Cyber Insurance Companies Loses $1.4 Billion In Court Case
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Cyber Insurance Companies Loses $1.4 Billion In Court Case

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Crazy Cyber Insurance Story – Guess who lost $1.4 Billion?

Cyber insurance companies have an important exclusion in their insurance contracts. It’s called the “Act of War.” So, if a cybercrime is considered an “Act of War”, insurance companies do not have to cover for the damage related to a cyber attack. Well, in 2017, pharmaceutical company, Merck &Co.’s, got hacked by what we now know as NotPetya. Their insurance company denied coverage, refusing to pay, under the pretense that the attack was an “Act of War.” Merck took them to court. And won $1.4 billion. (Bloomberg)

My thoughts: This case is a huge warning sign to cyber insurance companies needing to be more specific on what is covered compared to what’s not covered. We should expect additional and stricter exclusions to be the norm when it comes to cyber insurance coverage. That will be hard on the average business. It will certainly be more difficult to get coverage. Cyber insurance is relatively new though. Do you think more businesses will consider it?

Steps To Cyber Security By The Canadian Centre For Cyber Security

Canadian Centre for Cyber Security is recommending critical infrastructures in Canada to take action in their cyber security initiatives. Here is the breakdown from their bulletin:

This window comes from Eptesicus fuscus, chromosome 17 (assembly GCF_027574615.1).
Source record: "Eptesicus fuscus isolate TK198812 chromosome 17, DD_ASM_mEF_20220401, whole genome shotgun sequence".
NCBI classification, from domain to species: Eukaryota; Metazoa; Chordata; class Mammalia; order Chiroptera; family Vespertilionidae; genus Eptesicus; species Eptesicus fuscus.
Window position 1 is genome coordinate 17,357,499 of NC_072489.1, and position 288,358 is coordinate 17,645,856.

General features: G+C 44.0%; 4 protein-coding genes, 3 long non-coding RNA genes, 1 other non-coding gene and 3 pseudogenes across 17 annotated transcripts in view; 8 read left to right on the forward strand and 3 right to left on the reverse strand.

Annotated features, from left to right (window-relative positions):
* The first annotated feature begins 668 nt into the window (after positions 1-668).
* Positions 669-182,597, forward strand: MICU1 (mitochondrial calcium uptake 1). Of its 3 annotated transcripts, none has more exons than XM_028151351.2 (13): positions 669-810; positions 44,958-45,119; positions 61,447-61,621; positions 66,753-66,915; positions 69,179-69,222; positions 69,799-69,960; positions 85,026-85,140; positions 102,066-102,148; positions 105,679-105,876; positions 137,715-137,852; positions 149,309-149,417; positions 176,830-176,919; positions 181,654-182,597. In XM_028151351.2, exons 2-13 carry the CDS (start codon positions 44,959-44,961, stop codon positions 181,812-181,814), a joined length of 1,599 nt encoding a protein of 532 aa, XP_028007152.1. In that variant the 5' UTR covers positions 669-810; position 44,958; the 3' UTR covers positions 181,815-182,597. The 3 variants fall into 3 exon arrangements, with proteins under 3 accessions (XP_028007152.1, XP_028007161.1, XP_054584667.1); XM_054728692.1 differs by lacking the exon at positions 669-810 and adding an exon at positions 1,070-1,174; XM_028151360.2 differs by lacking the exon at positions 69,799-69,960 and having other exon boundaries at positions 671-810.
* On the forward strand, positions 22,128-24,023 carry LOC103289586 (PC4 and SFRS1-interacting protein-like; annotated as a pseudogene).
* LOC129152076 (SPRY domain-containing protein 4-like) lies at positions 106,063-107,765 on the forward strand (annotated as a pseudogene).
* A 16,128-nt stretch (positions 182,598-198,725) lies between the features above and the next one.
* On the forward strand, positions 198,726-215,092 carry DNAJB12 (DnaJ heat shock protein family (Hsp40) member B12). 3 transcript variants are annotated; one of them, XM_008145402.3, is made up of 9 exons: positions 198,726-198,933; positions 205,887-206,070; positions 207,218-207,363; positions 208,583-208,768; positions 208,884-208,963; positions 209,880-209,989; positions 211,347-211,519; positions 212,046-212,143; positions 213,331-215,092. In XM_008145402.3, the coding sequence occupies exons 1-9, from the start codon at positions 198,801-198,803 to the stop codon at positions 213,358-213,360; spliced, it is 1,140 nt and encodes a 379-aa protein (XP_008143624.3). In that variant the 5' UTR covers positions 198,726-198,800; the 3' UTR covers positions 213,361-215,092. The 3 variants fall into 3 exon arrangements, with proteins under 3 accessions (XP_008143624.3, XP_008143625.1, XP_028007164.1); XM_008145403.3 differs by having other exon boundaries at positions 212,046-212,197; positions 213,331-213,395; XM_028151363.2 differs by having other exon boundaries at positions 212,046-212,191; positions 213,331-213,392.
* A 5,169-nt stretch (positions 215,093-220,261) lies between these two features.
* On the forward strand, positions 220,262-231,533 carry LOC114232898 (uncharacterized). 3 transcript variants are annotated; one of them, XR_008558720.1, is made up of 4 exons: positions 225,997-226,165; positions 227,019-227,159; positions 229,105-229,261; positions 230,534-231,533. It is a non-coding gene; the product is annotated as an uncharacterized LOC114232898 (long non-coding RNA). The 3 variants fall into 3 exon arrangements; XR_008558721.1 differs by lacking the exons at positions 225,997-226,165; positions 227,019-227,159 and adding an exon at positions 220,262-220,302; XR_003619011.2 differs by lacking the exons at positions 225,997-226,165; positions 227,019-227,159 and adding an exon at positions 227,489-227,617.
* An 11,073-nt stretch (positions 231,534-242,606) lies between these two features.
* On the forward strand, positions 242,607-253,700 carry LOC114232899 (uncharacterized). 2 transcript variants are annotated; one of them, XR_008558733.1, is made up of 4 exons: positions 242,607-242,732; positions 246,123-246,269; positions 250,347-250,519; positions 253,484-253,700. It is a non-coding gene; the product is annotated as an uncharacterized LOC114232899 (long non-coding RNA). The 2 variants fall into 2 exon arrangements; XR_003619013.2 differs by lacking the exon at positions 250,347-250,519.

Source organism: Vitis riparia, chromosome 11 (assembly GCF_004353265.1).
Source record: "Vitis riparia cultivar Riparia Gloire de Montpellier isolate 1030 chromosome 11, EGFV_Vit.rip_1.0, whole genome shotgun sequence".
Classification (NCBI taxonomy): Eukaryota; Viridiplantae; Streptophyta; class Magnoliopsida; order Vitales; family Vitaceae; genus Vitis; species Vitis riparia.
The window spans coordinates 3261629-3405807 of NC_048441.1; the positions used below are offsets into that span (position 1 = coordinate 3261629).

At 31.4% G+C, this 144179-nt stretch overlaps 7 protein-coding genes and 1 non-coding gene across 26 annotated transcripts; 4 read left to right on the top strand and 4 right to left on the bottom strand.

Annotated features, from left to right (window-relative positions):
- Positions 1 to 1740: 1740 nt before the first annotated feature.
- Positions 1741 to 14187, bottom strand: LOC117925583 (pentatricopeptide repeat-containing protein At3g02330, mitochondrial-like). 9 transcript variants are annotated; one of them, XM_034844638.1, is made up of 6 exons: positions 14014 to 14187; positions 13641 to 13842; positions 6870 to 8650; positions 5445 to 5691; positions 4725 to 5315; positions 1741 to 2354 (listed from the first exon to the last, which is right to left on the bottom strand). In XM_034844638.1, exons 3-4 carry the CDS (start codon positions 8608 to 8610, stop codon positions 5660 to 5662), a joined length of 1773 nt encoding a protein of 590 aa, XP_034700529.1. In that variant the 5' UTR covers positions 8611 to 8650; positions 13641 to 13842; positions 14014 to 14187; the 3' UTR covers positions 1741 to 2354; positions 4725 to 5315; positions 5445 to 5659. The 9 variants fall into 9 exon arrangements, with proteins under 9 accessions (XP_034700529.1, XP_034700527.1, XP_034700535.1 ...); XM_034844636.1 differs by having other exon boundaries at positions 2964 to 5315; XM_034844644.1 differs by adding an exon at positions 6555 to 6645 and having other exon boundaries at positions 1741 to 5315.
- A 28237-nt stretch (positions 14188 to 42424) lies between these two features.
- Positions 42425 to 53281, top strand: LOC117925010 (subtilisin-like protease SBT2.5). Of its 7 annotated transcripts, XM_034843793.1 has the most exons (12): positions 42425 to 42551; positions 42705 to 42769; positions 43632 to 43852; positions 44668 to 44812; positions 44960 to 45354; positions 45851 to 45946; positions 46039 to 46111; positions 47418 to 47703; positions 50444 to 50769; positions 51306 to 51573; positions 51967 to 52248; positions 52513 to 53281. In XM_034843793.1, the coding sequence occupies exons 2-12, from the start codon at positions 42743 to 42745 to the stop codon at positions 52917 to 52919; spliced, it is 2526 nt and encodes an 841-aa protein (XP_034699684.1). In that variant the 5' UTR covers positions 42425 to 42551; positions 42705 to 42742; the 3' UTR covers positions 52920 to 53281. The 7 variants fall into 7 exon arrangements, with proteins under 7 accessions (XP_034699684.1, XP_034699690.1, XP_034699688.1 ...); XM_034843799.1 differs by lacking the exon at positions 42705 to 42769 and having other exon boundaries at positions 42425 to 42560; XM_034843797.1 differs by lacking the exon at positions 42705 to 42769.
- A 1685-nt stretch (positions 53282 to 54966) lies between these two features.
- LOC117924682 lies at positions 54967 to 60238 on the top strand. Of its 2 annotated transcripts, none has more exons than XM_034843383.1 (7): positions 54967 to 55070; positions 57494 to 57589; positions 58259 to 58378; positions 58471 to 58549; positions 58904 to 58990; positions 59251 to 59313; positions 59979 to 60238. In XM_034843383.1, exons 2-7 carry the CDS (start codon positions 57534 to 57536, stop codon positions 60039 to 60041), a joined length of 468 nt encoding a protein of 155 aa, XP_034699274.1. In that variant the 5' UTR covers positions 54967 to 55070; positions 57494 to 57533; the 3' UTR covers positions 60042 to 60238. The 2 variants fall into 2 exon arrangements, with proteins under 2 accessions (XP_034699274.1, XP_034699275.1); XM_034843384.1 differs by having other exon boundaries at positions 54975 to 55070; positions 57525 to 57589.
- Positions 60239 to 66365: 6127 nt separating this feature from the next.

“The Canadian Centre for Cyber Security encourages the Canadian cybersecurity community—especially critical infrastructure network defenders—to bolster their awareness of and protection against Russian state-sponsored cyber threats…The Cyber Centre urges Canadian critical infrastructure network defenders to:

  • Be prepared to isolate critical infrastructure components and services from the internet and corporate/internal networks if those components would be considered attractive to a hostile threat actor to disrupt. When using industrial control systems or operational technology, conduct a test of manual controls to ensure that critical functions remain operable if the organization’s network is unavailable or untrusted.
  • Increase organizational vigilance. Monitor your networks with a focus on the TTPs reported in the CISA advisory (link available in English only). Ensure that cybersecurity/IT personnel are focused on identifying and quickly assessing any unexpected or unusual network behavior. Enable logging in order to better investigate issues or events.
  • Enhance your security posture: Patch your systems with a focus on the vulnerabilities in the CISA advisory (link available in English only) enable logging and backup. Deploy network and endpoint monitoring (such as anti-virus software), and implement multifactor authentication where appropriate. Create and test offline backups.
  • Have a cyber incident response plan, a continuity of operations and a communications plan and be prepared to use them.
  • Inform the Cyber Centre of suspicious or malicious cyber activity.” (CTV NEWS)